From the Valley of the Fallen...
to a private family vault in Madrid.
Dictator Francisco Franco's remains were exhumed and transported by helicopter amid tight security, and in virtual secrecy on Thursday (October 24).
With media banned, the ceremony was witnessed by a select few - Spain's Justice Minister, a forensics expert, a priest, and 22 of Franco's descendants.
His eldest grandson, Francisco Franco, labelled the operation a political ploy by the governing Socialist Party.
Facing a national election next month, the Socialists have long sought to exhume Franco, who unleashed the civil war that killed around 500,000 people in the 1930s, and move him to a less controversial site.
They won backing from a divided parliament and the Supreme Court ratified it last month after dismissing a challenge from Franco's descendants.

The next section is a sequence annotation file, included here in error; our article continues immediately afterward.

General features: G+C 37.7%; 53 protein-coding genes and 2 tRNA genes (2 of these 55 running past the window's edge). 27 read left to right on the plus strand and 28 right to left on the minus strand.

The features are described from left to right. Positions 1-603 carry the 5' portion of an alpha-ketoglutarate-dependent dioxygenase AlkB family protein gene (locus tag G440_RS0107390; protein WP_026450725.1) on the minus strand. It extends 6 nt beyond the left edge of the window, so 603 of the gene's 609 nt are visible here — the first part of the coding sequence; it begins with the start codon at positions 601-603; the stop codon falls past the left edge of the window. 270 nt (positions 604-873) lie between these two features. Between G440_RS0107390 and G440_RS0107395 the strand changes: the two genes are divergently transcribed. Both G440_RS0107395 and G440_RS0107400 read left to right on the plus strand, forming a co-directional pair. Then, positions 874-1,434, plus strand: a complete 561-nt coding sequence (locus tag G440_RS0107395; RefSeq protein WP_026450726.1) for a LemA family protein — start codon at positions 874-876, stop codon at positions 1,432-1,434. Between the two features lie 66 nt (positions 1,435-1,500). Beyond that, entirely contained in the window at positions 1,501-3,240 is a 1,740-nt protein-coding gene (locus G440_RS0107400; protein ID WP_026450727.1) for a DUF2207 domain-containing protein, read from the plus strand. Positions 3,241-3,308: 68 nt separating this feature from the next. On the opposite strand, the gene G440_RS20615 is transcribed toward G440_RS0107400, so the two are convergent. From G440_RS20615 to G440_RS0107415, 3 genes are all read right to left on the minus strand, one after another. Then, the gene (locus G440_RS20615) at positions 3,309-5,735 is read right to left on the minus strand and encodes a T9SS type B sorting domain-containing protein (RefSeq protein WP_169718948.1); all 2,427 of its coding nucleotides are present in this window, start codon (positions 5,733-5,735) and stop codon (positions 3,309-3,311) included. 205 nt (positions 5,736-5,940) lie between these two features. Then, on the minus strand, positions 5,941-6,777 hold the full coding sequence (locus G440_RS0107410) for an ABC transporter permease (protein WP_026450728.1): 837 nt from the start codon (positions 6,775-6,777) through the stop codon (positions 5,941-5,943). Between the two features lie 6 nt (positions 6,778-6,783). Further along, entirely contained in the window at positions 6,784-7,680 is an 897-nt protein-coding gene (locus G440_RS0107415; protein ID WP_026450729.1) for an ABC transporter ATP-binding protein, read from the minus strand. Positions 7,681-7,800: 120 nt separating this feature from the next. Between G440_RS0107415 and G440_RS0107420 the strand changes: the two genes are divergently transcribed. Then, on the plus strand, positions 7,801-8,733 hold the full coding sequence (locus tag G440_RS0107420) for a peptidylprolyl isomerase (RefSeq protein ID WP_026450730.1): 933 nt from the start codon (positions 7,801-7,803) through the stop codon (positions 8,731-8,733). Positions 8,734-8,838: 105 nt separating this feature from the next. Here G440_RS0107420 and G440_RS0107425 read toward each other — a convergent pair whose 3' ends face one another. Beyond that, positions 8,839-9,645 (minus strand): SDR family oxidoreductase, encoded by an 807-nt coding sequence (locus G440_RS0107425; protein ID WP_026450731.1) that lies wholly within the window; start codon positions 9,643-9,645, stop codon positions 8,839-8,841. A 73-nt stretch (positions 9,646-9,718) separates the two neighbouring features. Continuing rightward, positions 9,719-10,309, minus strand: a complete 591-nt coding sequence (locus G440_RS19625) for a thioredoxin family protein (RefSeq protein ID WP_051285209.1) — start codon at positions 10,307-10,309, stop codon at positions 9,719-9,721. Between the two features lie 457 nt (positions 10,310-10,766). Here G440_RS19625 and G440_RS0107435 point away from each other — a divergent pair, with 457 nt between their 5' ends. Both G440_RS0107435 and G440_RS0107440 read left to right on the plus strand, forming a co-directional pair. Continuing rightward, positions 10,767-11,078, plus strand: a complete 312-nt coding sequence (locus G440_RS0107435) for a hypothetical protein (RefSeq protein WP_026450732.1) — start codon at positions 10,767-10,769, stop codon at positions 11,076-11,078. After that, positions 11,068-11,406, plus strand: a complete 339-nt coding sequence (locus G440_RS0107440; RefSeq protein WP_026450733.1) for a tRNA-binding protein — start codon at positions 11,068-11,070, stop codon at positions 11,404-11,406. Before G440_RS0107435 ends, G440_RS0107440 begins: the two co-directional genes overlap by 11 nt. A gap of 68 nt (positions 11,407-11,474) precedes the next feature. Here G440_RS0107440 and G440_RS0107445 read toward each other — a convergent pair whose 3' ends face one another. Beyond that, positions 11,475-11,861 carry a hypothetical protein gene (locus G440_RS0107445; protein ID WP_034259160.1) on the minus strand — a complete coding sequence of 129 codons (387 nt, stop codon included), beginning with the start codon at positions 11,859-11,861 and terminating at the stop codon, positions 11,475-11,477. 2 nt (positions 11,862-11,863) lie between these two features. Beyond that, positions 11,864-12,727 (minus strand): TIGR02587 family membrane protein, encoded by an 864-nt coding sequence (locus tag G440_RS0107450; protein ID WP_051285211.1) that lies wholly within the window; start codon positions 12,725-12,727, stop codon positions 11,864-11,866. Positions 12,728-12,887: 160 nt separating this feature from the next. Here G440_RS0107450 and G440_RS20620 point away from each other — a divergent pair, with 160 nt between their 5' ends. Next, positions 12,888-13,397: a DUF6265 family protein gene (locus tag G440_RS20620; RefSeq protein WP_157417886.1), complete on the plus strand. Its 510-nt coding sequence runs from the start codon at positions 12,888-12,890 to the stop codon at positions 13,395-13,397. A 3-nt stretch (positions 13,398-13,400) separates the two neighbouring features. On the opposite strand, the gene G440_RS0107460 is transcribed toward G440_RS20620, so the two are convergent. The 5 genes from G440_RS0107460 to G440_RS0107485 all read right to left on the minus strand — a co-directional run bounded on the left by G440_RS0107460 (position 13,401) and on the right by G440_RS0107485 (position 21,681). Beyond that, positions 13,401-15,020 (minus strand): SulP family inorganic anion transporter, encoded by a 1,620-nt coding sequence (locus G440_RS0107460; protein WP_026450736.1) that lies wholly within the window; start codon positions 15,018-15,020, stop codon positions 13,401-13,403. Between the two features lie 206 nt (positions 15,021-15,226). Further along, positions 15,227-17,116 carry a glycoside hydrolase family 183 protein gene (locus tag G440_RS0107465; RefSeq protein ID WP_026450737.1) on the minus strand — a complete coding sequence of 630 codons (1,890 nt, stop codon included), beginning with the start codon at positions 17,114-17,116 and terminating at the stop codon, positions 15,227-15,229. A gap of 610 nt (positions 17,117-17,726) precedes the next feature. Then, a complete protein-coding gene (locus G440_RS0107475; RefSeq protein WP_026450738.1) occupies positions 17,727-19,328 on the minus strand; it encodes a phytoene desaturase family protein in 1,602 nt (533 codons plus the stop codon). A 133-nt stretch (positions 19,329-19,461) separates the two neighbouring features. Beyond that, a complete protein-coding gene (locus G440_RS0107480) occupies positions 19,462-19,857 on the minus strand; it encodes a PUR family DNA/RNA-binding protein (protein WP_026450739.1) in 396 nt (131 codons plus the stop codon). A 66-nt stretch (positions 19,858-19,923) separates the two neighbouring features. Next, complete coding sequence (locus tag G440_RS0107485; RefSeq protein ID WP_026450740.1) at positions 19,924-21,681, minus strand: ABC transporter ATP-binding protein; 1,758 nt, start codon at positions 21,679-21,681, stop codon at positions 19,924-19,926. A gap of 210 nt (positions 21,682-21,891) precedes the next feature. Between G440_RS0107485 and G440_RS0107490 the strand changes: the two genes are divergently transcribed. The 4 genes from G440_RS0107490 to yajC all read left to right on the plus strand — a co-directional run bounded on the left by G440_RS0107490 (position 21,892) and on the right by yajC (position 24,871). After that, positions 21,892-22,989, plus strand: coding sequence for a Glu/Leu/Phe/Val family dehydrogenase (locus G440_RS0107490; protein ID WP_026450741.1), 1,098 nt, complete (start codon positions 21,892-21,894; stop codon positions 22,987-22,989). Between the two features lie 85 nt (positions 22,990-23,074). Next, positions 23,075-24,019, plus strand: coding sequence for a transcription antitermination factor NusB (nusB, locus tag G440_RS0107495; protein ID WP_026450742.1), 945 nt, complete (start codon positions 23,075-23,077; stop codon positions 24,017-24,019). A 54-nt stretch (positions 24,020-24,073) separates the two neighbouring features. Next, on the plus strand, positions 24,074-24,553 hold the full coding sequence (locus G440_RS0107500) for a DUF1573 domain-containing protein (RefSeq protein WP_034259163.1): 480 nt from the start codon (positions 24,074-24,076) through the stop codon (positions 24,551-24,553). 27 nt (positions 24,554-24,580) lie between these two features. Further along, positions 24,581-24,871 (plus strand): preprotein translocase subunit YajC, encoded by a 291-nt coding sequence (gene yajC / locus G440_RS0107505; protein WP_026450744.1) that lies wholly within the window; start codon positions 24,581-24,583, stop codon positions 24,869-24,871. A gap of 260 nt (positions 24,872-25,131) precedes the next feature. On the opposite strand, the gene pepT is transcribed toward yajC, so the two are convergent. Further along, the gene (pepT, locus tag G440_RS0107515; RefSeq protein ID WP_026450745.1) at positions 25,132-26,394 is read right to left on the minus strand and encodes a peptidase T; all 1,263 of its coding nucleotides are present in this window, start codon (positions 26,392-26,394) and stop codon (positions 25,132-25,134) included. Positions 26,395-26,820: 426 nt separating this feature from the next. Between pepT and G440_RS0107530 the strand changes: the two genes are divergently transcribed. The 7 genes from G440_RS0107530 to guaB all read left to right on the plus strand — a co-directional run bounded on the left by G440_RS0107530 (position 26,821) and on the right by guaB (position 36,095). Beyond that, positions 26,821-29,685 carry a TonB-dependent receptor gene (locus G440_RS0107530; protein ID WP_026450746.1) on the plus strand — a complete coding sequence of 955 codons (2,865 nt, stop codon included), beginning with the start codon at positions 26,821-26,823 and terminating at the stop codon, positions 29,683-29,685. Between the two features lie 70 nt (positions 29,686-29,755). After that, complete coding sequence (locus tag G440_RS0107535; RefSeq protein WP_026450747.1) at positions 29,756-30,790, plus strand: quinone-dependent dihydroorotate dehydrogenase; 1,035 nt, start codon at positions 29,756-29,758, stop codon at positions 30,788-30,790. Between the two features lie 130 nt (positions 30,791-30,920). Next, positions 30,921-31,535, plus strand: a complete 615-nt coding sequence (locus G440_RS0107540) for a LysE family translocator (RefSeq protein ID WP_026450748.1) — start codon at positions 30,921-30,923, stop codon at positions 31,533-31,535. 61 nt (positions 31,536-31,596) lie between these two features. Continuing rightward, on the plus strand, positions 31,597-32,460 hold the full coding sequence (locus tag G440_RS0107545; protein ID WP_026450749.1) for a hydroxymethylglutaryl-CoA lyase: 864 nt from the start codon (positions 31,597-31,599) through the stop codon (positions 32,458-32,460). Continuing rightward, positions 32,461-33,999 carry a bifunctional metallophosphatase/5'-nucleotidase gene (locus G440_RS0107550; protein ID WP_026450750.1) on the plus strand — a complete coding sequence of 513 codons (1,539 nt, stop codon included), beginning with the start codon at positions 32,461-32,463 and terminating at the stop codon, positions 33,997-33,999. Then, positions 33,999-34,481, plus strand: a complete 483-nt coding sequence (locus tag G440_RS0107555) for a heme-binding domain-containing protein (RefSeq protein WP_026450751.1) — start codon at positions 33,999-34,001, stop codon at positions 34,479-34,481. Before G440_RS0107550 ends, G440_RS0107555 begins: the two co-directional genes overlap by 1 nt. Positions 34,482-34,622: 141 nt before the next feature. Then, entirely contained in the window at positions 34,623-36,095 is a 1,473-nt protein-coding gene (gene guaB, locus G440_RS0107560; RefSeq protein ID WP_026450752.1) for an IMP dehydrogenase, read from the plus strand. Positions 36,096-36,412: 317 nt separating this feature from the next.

The government says the move will cost up to $70,000.
Although he died in 1975, the Spanish dictator's legacy still divides the country more than four decades on.
Franco's admirers saw him as a firm hand who fostered Spain's longest period of peace after centuries of turmoil.
Others though, have long questioned the dictator being buried alongside his victims.
Thousands of dead Republicans were moved into the Valley of the Fallen without their families' consent while the complex itself was partially built using the forced labour of political prisoners.